Help is en route to Halifax County, thanks to Howard Manning Jr., the Wake County Superior Court judge who is charged with overseeing improvement in the state's disadvantaged school districts. When Manning wrote state education leaders last month declaring that the Halifax schools were committing "academic genocide," it got some attention.
Now Governor Perdue says she's sending in the cavalry. There will be "master educators" hired by Halifax to help teachers and also coaches from the state Department of Public Instruction. Manning has to approve the administration's approach, or he could move ahead and order the state simply to take over the Halifax system.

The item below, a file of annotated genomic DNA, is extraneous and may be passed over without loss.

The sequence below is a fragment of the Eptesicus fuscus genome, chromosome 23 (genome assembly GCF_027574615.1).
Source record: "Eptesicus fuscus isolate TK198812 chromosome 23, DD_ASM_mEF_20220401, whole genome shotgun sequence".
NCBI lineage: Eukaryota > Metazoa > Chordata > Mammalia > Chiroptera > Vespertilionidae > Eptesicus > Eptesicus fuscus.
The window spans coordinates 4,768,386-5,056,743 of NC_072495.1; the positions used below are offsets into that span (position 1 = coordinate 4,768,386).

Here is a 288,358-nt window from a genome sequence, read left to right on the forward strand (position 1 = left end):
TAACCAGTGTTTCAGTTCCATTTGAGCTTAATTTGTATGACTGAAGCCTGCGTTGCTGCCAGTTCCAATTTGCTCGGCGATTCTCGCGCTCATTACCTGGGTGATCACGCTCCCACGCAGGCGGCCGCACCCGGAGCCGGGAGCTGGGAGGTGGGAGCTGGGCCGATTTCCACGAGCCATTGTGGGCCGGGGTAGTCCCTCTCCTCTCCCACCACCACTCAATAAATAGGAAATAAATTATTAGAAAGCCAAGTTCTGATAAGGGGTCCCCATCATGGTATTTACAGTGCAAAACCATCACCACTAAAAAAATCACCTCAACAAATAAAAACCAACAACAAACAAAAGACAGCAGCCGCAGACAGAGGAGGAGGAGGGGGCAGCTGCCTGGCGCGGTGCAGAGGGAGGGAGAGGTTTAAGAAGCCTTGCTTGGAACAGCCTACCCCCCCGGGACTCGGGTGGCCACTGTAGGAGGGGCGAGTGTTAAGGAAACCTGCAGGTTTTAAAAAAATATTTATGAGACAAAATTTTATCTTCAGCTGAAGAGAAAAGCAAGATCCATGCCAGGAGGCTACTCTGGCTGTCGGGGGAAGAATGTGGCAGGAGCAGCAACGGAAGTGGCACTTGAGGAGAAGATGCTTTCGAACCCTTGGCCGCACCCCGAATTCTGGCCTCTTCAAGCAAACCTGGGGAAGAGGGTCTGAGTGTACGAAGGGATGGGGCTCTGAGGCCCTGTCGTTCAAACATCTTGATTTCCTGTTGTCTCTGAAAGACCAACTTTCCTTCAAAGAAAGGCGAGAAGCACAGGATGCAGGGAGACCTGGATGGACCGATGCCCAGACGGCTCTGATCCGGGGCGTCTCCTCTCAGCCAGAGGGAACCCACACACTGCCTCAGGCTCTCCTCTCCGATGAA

Halifax students are indeed in trouble. Only 15 percent of seventh-grade readers were performing at grade level last year (based on testing) compared with 51 percent statewide. The district's students, numbering about 4,400, also perform poorly relative to statewide statistics in other areas. Halifax, in northeastern North Carolina (I-95 cuts through the middle of it), is one of six districts where state officials have been focusing efforts on improvement.
Bill Harrison, chief executive of the state's schools, says the additional help in Halifax County will be even more intense than what's already being provided in troubled districts. And training will include not just teachers but administrators.
It sounds like a plan. But let us hope legislators recognize the need to improve and thus invest in all of the state's public schools. "Not-failing" or "average" or even "a little better than average" should never be good enough.